Follow Your Heart

TOASTMASTERS has been a great life enhancer for me. Not only have I found new, caring, intelligent friends, but I’ve been able to develop my VOICE. This is a WRITER thing but it’s also very human. We all want to be heard, feel valued and understood. Most people join to develop themselves somehow. I joined because I wanted another reason to write. I’ve not only found an outlet for my writing, I’ve found a group of people that encourage me, make me feel strong and interesting. I can speak without fear of judgement and this is a confidence booster.

I’ve included here today, a SPEECH I made a few weeks ago, on my return from the Great India Interlude. I hope you enjoy it and feel inspired to follow your heart, like I have.

***

Have you ever had a strong desire to do something that’s not totally rational, or predictable or convenient? Something that pulls on your heartstrings despite your mind saying, maybe that’s not sensible?

Six years ago, age fifty, I did something out of character. I packed the dog, hired a motorhome and left the family for a six-week time out! It was a dream that turned into a life changing journey.

Two years ago, I changed the course of my life. I left my marriage.

It was an action that was neither predictable or convenient. I stepped into the abyss and it took courage. Why did I do it? Because I knew, deep in my heart, that I would never be all I could be if I stayed.

Two months ago, I boarded a plane for India. This may have been rational and predictable. After all, I am writing a novel that includes India and I am known as adventurous. But going to India alone was going to be challenging.

I was nervous about being a single woman travelling alone in a country where native women only travel with their family. If alone, they risk being thought of as reckless or having loose morals. I was nervous about getting sick, finding my way, getting accosted.

But the twinges in my tummy weren’t from nerves. They were flutters of excitement. I wanted to be alone in India, to immerse myself in the place, in the crowd, with the noise and cows and colour. That was what was pulling me there.

I’d been there before and travelled like a maharani. But the India I craved, was amongst the commoners. I wanted to connect empathically.

My book is the story of three women who have the courage to start again (any similarity to me is coincidental!) and one of them lives in India for a year. I wanted the trip to be my version of Elizabeth Gilbert’s Eat Pray Love, maybe Bollywood style.

So, despite my fears and friends’ words of caution, I embarked on my journey. In transit, in Hong Kong, I faced my first challenge. I missed my connection! This was stressful and I wondered if the trip was really a good idea!    I appealed to the gods, asking if I really needed such a lesson. I pulled myself together, found my offloaded suitcase and figured out how to get to Mumbai that night. Arriving at 3am, there was no one to meet me. I had no cash and I needed a taxi. With the help of a kind Indian man, I figured out the foreign ATM machine. Then I set off through the dark, quiet, deserted streets with a taxi driver who spoke no English. Friends’ words of caution were firmly blocked out.

After this initiation by adrenaline infusion, things settled down. My days of research in Mumbai were glossy with success. The help I had was beyond my hopes. Nothing was too much trouble. I found where my character lived, shopped and cremated her husband.

The next part of the journey was a nine-hour train trip to Goa. Another example of facing my fear and doing it anyway (thank you Susan Jeffers) Online horror stories of women-solo-travellers on trains and the cautions from friends had me alert, but concern was unwarranted. At 5am I was escorted by a guide to the right platform and the first-class carriage. The carriage was comfortable and fellow travellers looked agreeable. No scoundrels in sight. The most unpleasant part of the trip was the man on his mobile, shouting ‘hallo, hallo,’ every time the signal cut out.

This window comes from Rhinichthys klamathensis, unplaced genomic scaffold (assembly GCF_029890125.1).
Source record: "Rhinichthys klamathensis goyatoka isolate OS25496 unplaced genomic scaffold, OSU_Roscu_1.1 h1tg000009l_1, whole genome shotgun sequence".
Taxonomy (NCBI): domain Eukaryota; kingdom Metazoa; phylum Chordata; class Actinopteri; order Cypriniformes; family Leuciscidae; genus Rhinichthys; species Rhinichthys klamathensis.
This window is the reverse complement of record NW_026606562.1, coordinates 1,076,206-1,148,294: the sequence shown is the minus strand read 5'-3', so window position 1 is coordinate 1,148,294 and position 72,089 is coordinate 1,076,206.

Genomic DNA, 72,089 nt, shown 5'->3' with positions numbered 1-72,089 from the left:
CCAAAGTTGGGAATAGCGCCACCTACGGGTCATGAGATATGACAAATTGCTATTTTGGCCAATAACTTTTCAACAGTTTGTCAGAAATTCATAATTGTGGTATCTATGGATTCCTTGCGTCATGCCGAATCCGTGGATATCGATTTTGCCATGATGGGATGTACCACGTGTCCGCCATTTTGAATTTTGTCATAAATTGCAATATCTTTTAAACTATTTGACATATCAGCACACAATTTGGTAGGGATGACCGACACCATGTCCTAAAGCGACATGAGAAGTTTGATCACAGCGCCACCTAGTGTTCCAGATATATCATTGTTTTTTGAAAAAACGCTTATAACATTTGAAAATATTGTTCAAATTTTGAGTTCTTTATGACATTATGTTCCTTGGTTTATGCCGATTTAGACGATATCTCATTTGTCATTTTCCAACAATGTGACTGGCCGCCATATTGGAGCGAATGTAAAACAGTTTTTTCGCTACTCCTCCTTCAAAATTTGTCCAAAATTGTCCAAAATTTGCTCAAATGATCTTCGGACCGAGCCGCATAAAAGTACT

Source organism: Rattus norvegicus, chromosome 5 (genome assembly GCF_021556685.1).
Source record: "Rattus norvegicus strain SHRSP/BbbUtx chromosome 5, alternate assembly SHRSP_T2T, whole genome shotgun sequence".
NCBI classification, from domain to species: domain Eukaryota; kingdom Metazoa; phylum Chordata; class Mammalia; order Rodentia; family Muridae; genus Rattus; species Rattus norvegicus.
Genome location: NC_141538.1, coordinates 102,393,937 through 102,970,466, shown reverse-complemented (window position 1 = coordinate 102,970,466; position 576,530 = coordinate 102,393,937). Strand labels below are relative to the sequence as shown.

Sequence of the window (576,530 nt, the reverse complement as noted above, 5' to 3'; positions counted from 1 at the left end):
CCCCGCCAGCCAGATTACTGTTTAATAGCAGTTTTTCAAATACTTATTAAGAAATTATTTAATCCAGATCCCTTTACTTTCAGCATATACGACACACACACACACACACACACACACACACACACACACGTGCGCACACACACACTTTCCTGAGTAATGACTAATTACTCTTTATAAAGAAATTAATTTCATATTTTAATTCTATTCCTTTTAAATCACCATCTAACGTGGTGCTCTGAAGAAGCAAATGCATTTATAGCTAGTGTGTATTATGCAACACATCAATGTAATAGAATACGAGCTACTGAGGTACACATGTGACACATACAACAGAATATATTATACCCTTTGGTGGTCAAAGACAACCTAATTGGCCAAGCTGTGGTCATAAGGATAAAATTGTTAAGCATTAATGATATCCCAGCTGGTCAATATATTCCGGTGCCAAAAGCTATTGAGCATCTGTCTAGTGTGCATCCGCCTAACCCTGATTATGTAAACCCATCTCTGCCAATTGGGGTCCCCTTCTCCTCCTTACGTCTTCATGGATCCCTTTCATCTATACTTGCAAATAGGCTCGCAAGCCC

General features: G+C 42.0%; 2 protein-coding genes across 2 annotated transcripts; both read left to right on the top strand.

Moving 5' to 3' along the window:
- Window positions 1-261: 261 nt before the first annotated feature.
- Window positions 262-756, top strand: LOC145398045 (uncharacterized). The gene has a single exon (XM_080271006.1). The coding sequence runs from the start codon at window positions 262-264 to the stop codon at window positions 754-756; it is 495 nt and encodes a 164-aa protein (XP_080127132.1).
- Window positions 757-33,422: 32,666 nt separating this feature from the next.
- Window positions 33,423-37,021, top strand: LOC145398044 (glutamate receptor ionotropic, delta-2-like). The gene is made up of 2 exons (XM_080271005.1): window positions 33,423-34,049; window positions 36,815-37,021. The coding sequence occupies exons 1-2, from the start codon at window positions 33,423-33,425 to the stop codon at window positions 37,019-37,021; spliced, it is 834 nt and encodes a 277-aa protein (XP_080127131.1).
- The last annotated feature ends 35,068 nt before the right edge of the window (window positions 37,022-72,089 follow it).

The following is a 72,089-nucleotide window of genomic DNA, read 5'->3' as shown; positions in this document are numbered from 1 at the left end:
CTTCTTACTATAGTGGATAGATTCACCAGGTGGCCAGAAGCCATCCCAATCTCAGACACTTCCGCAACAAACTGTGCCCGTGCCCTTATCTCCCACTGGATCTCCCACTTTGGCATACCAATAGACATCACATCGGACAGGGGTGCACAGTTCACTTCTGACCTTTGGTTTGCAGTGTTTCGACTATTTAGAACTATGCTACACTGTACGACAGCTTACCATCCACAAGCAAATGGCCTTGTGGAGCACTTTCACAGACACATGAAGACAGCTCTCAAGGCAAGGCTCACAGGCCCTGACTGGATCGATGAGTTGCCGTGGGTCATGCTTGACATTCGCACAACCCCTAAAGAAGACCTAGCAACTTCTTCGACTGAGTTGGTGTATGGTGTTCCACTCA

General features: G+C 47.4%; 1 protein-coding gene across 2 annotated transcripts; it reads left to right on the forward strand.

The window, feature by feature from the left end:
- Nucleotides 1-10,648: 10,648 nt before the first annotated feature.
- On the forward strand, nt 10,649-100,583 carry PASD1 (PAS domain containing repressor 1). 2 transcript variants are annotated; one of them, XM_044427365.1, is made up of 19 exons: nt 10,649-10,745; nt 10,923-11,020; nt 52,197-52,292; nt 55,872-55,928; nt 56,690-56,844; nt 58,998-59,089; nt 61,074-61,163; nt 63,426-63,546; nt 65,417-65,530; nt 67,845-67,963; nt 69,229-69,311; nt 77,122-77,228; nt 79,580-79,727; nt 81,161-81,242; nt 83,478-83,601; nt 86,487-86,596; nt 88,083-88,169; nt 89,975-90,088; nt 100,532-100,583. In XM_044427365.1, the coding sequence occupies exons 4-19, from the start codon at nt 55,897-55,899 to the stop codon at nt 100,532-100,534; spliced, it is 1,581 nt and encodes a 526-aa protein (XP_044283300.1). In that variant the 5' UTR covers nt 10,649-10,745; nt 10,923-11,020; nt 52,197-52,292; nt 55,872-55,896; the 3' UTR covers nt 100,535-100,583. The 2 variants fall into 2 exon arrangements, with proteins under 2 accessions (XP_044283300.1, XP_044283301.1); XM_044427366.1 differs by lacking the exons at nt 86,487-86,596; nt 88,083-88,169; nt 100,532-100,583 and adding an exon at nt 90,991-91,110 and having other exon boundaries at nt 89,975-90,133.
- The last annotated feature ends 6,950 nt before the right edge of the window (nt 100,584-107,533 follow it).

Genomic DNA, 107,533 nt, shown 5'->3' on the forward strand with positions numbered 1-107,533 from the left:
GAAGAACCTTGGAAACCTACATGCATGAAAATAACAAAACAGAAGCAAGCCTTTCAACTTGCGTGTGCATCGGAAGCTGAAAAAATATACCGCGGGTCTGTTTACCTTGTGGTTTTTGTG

Goa is a seaside resort town and very relaxed. On my first night, I settled at the garden bar of my resort to listen to the traditional Indian band.

A bellydancer wove through the tables and grabbed my hand. I leapt from my chair, my inner bellydancer coming out to play. Travelling alone is liberating because there’s no-one you know to bear witness to your actions.

As I returned exhausted to the bar, a fine-looking English gentleman sung my praises. I was charmed as we chatted, especially when he told me he bred and showed spaniels. We ate dinner together and laughed at our stories.

I began to think I’d met my soul mate. I was quite besotted. And then he said four words that changed everything. “As a gay man……”

After I recovered, we went on to have dinner together every night.

Determined to never think of romance again, I concentrated on spirituality. One evening in Udaipur I attended a puja, a Hindu ceremony.

I mimicked the worshippers: hands together, sitting cross legged, lining up with the ladies to run holy water through my hair and accepting flower petals. As I made my way through the little alleyways back to my hotel, I almost skipped.

I could tell you twenty other stories: of conversations with women, of feeding dogs and kissing cows, of lascivious looks by young men in villages, embarrassing massages, disturbing road accidents, Bollywood movies with no subtitles, falling a little in love with my guide in Varanasi, clever beggars, and trudging through the snow before dawn to watch the sun                          rise on the Himalayas.

But I’ll just tell you this one. I wanted to get some advice from a traditional Hindu doctor. I had a hand drawn map from my guide in Varanasi and I was told it was an hour-long trip. I was deliberating as to whether it was worth it and was sharing these thoughts with a Swiss woman at my hotel. She looked me straight in the eyes, touched my arm and said, “You have nothing more important to do today!” So, I went.